Niccolò Machiavelli, The Prince, 1513. “Since love and fear can hardly exist together, if we must choose between them, it is far safer to be feared than loved.” The great philosopher David Hume recognized that the opinions that support government receive their force from “other principles,” among which he includes fear, but these other principles are “the secondary, not the original principles of government.”
GANDHI: If I had been still alive at the time of your death, Sir Winston, I should have found it difficult to say very much that was favourable in your behalf. I hope you will at least appreciate the frankness of this confession.
CHURCHILL: Not only its frankness, Mr. Gandhi, but its justice. -After all, I had no kind words to offer in your behalf upon your death.
GANDHI: Nor indeed during my life. I fear I never struck you as being much better than, as you put it, “a half-naked fakir.”
CHURCHILL: That, sir, is a misquotation. What I really said was rather more severe. I called you a “seditious fakir.”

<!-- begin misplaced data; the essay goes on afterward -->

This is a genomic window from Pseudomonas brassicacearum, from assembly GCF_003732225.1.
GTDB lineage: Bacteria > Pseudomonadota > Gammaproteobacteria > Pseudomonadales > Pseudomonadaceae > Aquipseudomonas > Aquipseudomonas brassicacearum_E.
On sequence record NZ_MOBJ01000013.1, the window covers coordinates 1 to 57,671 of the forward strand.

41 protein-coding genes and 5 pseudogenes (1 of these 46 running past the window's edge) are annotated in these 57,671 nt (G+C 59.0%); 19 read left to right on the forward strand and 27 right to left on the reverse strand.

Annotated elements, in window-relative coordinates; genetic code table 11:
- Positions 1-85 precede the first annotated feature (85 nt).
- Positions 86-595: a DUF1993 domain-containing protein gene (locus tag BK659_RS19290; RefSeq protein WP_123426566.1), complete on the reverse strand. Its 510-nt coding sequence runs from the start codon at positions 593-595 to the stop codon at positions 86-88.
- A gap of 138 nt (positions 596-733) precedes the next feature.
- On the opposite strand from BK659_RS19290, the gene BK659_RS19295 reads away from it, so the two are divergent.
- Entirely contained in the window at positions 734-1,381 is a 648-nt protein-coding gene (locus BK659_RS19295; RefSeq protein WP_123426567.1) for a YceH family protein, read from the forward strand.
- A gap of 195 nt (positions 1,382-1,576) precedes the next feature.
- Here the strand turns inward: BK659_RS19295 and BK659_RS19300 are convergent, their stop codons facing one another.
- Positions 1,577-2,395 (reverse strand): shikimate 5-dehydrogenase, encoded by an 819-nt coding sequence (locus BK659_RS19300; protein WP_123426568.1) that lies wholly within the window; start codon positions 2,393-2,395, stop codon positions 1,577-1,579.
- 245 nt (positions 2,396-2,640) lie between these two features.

GANDHI: Well, I do not take it unkindly that you should have called me either “half-naked” or “seditious.” For, indeed, both were true of me: I was a revolutionary in a loincloth and am not insulted to have you say so. But that you should call me a “fakir”-a monk. I know what insult you intended by this. You intended to deny me the honour of sharing your own calling-that of a statesman.
CHURCHILL: Exactly so. Though why you should feel insulted by this I’m sure I don’t understand. It was just as much a statement of fact as that you were “seditious.” A monk, a mystic, a visionary-you might have been any of these. But a statesman-never!
GANDHI: I hope you will explain this to me, Sir Winston. A statesman is one who leads people, is he not? You must admit that many people followed where I led-in fact, many more, I think, than ever followed’ you.
CHURCHILL: A great many children followed Stephen of Vendome on the Children’s Crusade. This did not make Stephen a statesman. For similar reasons of religious delusion, many millions followed you into a collective act of rebellion and folly for which your country is still paying the price of disunity and poverty. No sir, a statesman is not simply any Pied Piper who can beguile a crowd into following at his heels. That is far too simple. He is essentially a man who pursues realistic goals with a realistic appreciation of
GANDHI: I shall leave to one side the question of who bears the responsibility for both India’s disunity and her poverty. I doubt this is a matter that any British politician could pursue very far without embarrassment. But surely, Sir Winston, you must give me credit for understanding how to wield power. Else how should I have managed to arouse so many millions to the struggle for independence?